Applying lime to your lawn is your first defense against many pests, weeds and diseases. Why? Because lime evens out acidic soil. Georgia’s clay soil is particularly prone to low pH values, but after several years of adding lime, you may find the acidity levels itself out. The less acidic the soil, the less stress affecting your lawn.
Here are a few symptoms of low pH you can correct by adding lime:
Do you have dull or light-colored grass?
Soil with high acidity prevents your grass from absorbing nutrients from the ground. If you’re adding fertilizer to the soil to no avail, check your pH values. High acidity may be the culprit. In these situations, lime can help create the deep green look you’re after.
Does your grass struggle to grow?
Sparse grass can be a sign of a lack of nutrients, which is very frustrated for homeowners who are regularly applying a slow-acting fertilizer. Acidity levels can work against your best efforts, and in the process, you can spend a surprising amount of money just to wind up disappointed. Adding lime to your soil may help your grass grow faster and thicker. Not only just this lend itself to a lush lawn, but one that’s robust enough to fight off problems.
Does your grass have yellow or brown spots?
Lime can also cleanse the soil, removing toxicities and infusing the ground with essential nutrients. This often clears up common grass and turf issues, leading to a healthier and better looking yard.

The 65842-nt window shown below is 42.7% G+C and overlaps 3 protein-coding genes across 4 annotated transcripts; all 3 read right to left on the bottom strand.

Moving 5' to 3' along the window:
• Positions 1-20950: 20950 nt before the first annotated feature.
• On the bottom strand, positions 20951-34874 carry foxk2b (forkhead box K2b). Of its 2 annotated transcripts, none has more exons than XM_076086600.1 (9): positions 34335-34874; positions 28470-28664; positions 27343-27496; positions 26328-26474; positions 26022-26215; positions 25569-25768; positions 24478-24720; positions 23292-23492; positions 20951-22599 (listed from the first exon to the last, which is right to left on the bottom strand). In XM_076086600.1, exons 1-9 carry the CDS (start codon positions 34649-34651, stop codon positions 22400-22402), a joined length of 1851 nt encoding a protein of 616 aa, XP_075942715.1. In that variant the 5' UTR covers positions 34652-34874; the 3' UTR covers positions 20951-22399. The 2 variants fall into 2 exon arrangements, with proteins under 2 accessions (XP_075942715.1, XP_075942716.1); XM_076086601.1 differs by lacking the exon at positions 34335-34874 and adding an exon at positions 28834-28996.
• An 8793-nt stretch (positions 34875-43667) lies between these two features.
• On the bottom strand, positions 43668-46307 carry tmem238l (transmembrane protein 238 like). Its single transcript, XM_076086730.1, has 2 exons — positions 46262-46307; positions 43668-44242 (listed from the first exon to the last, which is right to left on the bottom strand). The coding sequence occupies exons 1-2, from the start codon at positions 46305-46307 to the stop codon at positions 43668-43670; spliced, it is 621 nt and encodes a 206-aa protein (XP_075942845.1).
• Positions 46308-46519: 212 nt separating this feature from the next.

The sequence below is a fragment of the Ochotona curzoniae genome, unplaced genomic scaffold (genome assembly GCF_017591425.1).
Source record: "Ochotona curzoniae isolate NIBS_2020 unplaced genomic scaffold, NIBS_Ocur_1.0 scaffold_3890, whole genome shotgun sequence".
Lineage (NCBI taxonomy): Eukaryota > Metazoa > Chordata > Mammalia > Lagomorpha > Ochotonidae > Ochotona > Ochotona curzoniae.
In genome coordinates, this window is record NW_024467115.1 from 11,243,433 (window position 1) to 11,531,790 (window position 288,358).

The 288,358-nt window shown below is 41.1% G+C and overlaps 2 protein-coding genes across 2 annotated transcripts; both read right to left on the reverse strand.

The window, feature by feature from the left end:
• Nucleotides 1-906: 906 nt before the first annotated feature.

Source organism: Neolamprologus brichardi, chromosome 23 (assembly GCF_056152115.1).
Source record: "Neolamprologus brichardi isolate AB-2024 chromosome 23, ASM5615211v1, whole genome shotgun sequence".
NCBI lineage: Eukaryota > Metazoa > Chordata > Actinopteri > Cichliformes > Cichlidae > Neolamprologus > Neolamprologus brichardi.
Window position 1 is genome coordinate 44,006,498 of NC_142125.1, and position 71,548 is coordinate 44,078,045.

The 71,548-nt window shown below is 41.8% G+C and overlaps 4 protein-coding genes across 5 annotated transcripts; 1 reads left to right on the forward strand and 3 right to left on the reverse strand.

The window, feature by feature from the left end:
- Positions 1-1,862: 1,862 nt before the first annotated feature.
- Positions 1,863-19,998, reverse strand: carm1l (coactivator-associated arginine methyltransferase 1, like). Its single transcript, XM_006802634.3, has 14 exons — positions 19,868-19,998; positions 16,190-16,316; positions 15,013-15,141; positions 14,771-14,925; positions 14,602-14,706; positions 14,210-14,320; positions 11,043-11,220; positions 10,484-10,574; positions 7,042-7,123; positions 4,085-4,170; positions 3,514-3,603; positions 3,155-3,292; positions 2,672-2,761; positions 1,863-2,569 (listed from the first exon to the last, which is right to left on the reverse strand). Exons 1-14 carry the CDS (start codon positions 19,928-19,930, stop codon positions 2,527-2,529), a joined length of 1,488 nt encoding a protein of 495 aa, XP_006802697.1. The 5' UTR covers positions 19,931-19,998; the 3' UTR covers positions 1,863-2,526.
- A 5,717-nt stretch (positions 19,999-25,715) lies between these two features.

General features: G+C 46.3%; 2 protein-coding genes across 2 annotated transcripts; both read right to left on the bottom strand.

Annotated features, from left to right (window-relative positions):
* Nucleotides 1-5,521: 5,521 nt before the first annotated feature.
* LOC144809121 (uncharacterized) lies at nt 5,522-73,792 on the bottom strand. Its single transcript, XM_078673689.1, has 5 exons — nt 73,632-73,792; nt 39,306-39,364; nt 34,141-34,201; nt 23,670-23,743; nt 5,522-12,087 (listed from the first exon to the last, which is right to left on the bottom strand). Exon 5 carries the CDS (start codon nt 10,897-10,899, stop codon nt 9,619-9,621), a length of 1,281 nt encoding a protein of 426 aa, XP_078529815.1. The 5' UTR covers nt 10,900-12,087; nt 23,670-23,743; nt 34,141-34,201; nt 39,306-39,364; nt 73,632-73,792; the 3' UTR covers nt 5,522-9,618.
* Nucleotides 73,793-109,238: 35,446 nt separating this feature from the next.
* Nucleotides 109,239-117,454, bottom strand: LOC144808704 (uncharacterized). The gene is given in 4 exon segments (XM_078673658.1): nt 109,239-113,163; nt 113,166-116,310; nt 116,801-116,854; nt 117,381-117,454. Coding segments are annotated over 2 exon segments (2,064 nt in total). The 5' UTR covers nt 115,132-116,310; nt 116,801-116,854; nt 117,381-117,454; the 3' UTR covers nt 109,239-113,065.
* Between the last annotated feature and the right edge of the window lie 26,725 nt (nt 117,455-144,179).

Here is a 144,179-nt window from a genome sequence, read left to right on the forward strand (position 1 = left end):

At the same time, too much lime can also be a dangerous thing. The grass can suffer from magnesium or aluminum toxicity. Just as soil that’s too acidic will inhibit your lawn’s ability to absorb nutrients, one that’s too alkaline will prevent your grass from getting enough nitrogen, potassium and iron. This can lead to yellowing, wilting and bare patches if it isn’t resolved in time.
Finding the right pH balance can be difficult. To begin, you have to test the soil. The Georgia Extension Office can help you with the steps. A lawn’s pH values should be between 6 and 7 for most species. Bermuda, Zoysia and Centipede grass prefer slightly more acidic soil. However, there are a few techniques for adding lime—or sulfur, if a higher acidity is needed—to the soil.
Professional companies can source lime in different forms. The most popular consumer products come in pellets and can be spread by hand or a rotary spreader. It’s best to change application patterns if you’re applying more than one layer. Also, be sure to check your soil each year before adding any products, as pH can change over time.
Want the kind of vigorous, thick lawn that’ll turn your neighbors green this summer? If so, now is the time to start applying lime to your lawn. Call (678) 648-2556 to contact the lawn experts at Think Green to take the right steps for applying lime to your lawn.